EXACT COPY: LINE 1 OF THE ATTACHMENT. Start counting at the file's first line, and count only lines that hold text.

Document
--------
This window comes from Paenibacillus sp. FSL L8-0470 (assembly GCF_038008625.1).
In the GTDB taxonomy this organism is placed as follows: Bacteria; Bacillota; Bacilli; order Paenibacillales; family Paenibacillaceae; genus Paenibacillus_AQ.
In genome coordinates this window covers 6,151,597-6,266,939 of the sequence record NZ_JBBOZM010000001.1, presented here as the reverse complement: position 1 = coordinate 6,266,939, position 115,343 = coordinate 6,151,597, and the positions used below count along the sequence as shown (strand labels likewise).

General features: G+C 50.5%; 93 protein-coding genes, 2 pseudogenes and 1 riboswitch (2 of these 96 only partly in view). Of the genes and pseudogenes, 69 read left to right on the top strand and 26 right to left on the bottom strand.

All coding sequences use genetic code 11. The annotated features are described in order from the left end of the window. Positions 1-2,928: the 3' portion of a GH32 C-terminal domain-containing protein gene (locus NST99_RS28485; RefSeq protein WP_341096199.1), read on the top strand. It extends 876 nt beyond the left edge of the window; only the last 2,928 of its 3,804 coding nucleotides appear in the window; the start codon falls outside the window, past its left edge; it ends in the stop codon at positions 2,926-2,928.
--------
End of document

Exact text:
This window comes from Paenibacillus sp. FSL L8-0470 (assembly GCF_038008625.1).